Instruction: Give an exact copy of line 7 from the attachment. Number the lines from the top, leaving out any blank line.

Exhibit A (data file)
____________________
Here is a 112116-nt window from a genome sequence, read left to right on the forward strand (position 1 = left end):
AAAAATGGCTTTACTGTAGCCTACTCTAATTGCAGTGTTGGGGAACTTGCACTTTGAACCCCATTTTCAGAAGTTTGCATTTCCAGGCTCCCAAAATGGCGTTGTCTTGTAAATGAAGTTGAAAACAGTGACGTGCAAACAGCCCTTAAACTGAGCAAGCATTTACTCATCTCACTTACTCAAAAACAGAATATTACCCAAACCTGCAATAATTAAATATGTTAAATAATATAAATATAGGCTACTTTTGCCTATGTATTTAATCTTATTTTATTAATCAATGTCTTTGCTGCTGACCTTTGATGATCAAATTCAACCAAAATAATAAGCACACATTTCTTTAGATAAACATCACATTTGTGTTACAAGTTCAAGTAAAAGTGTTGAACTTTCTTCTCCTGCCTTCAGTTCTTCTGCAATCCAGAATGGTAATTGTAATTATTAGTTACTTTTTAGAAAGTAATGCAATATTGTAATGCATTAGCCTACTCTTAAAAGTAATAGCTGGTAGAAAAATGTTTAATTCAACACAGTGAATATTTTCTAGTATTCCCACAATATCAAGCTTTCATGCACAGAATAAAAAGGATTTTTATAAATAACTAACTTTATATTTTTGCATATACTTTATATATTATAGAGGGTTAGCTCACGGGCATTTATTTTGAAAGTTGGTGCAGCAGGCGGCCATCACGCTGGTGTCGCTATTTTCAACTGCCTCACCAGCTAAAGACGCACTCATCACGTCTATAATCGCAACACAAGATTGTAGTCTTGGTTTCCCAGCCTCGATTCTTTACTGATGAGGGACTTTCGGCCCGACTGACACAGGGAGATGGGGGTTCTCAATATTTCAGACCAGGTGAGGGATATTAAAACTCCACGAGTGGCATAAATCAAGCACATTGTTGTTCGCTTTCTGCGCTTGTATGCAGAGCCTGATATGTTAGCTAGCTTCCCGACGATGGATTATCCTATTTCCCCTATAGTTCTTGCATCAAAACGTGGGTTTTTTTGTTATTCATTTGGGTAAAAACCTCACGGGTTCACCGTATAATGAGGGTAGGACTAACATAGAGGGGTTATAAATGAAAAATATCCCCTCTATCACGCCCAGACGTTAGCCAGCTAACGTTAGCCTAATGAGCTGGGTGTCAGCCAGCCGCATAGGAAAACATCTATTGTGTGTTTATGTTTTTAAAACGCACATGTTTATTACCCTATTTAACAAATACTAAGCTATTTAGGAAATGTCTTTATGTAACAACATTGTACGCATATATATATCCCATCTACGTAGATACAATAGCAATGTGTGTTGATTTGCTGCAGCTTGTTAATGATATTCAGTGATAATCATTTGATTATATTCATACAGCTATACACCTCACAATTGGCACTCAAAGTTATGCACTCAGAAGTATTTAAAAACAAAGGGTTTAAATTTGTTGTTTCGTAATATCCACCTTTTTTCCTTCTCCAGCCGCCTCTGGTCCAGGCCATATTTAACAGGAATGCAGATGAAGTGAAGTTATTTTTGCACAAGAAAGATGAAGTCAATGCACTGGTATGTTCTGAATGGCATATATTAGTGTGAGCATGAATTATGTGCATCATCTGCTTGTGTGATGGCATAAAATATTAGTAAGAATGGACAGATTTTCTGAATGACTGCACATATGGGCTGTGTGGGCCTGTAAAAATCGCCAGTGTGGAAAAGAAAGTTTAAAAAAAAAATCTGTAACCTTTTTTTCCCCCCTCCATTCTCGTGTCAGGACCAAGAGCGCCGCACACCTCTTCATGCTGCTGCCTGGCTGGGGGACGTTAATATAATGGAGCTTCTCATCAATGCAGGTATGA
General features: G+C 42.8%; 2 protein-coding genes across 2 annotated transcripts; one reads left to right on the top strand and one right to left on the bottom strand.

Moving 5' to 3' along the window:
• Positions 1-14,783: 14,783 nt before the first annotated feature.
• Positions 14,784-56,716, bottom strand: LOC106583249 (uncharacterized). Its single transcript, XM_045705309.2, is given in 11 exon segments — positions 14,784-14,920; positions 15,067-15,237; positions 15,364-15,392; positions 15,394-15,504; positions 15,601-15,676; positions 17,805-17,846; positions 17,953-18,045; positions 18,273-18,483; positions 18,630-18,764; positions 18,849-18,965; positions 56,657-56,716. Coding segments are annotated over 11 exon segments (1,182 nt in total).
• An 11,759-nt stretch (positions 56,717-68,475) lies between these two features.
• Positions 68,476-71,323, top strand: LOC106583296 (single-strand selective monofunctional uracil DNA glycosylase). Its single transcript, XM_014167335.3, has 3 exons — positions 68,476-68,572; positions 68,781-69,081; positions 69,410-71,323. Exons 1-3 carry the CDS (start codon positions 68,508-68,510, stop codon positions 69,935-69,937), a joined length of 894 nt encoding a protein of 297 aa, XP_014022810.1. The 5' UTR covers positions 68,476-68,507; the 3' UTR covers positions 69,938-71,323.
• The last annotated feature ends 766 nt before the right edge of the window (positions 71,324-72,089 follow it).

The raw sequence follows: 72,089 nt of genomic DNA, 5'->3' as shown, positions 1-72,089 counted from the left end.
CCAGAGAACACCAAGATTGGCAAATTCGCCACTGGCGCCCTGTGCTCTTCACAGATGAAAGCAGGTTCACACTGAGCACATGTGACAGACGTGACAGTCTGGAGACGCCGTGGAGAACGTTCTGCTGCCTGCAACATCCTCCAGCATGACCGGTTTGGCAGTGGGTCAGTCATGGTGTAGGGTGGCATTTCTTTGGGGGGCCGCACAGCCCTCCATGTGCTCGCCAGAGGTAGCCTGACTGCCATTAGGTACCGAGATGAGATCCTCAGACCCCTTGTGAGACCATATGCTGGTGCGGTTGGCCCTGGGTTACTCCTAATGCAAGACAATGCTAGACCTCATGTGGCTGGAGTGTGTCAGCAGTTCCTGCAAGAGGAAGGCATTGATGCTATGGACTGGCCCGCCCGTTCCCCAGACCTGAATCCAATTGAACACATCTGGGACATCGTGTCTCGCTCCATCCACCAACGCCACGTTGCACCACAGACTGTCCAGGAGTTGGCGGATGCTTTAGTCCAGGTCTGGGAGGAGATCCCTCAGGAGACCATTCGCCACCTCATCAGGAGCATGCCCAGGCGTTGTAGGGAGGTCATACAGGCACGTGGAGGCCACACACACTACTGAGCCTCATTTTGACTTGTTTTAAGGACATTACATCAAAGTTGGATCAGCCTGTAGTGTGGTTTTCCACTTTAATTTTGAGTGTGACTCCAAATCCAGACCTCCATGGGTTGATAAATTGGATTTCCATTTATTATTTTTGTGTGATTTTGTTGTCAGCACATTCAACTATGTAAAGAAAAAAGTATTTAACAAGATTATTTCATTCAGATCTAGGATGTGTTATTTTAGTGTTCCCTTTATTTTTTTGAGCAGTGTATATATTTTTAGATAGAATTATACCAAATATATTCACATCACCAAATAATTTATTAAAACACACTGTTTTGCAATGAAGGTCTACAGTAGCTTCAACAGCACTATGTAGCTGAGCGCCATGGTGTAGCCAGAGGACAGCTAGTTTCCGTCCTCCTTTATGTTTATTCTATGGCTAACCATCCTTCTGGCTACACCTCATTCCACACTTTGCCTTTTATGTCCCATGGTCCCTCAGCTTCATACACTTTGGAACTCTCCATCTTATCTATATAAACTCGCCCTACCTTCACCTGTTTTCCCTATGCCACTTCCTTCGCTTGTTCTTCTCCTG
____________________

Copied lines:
• An 11,759-nt stretch (positions 56,717-68,475) lies between these two features.